Division and revision: Manet’s Reichshoffen revealed

24 September 2005 to 29 January 2006

The first-ever exhibition to be mounted at the Oskar Reinhart Collection ʻAm Römerholz̕  was devoted to Edouard Manet's painting Au café (1878), a cornerstone of the collection. Au café was once a major jewel in the crown of the celebrated collection of Otto Gerstenberg (1848-1935), who acquired it in 1911. Gerstenberg's collection, amassed from 1904 to 1914, was very similar in kind to Reinhart's.

The painting, signed and dated 1878, originally formed part of a larger composition showing the interior of the Paris café-concert called Reichshoffen, where Manet recorded the individual motifs in his sketchbook. Despite several revisions, the artist was dissatisfied with the composition and eventually cut the canvas into two main sections, which he worked up into independent paintings: Au café in Winterthur and Coin de café-concert in the National Gallery, London, a work also signed and dated 1878.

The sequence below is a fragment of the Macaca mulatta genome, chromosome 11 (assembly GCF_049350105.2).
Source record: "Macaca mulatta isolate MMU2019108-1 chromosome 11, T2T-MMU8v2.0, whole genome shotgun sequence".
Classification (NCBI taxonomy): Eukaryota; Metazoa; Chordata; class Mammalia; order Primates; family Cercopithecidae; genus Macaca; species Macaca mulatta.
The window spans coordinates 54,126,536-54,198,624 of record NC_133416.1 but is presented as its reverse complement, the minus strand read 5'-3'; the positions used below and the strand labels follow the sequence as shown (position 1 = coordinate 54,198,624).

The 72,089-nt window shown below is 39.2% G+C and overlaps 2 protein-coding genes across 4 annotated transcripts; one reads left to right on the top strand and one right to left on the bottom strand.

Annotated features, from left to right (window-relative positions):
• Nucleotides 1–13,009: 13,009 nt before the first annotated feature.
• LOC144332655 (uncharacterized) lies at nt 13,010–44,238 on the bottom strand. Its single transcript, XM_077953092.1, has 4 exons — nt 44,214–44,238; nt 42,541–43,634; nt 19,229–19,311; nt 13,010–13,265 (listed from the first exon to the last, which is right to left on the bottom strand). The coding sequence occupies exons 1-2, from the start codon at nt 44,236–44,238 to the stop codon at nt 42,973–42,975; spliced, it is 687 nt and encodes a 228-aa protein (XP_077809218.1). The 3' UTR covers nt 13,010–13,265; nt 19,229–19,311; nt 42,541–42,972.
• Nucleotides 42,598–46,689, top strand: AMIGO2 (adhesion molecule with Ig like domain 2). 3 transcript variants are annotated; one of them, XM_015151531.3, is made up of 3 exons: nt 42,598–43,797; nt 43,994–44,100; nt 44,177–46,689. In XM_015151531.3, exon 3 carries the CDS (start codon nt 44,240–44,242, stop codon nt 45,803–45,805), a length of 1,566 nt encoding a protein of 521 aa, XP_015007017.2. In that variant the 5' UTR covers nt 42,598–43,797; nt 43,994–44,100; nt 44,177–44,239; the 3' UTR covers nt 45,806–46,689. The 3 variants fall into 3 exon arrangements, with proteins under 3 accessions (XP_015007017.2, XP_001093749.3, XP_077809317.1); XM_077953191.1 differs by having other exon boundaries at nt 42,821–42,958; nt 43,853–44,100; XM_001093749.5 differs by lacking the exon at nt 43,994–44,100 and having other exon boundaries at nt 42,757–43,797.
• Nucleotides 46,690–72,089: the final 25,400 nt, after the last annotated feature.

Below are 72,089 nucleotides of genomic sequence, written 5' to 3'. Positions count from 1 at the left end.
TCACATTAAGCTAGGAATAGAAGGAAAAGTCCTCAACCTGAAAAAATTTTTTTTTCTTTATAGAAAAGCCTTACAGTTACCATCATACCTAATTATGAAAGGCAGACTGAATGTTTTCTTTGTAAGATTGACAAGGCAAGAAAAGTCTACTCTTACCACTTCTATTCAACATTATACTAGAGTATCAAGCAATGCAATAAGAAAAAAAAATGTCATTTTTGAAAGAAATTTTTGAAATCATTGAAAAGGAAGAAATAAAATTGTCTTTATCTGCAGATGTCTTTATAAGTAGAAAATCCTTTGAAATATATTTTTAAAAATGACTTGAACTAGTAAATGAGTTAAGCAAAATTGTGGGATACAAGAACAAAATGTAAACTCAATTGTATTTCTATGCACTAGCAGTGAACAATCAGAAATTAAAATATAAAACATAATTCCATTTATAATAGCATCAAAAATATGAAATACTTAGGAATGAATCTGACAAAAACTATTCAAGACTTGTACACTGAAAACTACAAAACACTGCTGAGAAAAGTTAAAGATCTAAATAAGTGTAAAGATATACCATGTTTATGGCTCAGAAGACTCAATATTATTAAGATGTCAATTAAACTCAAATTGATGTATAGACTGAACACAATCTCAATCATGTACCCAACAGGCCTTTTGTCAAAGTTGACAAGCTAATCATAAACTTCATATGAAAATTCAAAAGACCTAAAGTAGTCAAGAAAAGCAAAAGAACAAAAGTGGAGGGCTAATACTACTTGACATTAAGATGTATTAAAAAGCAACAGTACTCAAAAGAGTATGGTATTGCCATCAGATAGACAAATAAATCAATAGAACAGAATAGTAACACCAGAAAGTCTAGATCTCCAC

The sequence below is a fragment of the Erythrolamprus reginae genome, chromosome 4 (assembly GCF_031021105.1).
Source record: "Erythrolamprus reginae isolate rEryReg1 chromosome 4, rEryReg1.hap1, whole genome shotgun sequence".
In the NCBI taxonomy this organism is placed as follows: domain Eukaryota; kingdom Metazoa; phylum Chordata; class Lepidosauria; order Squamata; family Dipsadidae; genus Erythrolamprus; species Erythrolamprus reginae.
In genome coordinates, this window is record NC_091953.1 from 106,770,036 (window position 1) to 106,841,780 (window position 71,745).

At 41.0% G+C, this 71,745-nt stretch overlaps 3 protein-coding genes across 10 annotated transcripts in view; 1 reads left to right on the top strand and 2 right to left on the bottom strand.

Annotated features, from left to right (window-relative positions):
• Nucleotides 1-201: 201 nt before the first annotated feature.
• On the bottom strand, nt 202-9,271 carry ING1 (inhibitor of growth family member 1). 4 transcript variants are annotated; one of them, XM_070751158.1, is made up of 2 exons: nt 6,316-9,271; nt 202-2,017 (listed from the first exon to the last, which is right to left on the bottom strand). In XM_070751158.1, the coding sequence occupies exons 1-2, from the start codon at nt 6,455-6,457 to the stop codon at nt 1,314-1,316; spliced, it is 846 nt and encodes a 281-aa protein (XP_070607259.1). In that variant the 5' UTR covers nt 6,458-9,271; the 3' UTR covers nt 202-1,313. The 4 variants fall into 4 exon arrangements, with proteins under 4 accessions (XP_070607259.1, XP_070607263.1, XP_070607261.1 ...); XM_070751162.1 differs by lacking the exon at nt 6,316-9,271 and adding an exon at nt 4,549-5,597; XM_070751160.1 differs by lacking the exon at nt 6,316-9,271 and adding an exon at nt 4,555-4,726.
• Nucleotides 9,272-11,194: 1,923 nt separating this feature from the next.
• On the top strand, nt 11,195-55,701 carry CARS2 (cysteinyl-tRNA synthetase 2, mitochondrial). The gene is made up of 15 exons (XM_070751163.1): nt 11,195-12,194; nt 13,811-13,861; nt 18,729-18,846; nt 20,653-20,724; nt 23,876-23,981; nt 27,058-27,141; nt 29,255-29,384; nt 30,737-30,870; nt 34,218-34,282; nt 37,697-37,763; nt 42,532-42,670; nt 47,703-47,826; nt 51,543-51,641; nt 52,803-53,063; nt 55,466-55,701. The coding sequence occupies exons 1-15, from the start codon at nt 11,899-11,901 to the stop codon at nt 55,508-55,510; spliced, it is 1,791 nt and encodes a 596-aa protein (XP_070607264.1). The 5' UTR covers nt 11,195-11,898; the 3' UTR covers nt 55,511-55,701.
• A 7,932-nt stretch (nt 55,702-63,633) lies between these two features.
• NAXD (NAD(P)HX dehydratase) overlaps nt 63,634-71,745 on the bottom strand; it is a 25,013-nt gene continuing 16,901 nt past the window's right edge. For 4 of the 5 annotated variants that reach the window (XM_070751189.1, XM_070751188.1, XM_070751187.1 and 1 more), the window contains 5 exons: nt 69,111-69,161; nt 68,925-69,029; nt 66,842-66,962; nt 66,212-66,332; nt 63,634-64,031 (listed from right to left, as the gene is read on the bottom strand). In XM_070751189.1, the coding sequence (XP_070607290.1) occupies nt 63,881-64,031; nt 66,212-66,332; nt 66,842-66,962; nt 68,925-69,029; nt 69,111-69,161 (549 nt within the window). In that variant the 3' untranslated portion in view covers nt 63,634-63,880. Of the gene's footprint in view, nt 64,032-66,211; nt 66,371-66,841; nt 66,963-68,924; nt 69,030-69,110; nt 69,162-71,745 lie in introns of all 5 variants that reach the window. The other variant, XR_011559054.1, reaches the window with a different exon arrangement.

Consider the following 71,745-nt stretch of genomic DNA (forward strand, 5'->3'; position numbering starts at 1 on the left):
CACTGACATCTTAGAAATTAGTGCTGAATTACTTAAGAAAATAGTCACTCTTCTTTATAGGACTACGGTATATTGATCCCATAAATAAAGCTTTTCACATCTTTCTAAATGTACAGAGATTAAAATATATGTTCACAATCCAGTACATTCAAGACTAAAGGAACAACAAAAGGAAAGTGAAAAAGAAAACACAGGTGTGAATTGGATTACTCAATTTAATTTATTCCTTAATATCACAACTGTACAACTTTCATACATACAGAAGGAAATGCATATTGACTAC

The National Gallery generously lent its ‘half' to the exhibition at the Oskar Reinhart Collection ʻAm Römerholz̕ , where the two paintings were seen together for the first time in 125 years, since their inclusion in an exhibition in Marseilles in 1880. This unique opportunity enabled the various strands in the complex genesis of Au café and Coin de café-concert to be unravelled and traced back to their beginnings in the Reichshoffen composition.

A copiously illustrated catalogue in German accompanied the exhibition. Containing essays by leading Manet scholars, it plotted the history of these two major works in detail for the first time. The publication appeared in a revised and expanded edition in English in 2008.

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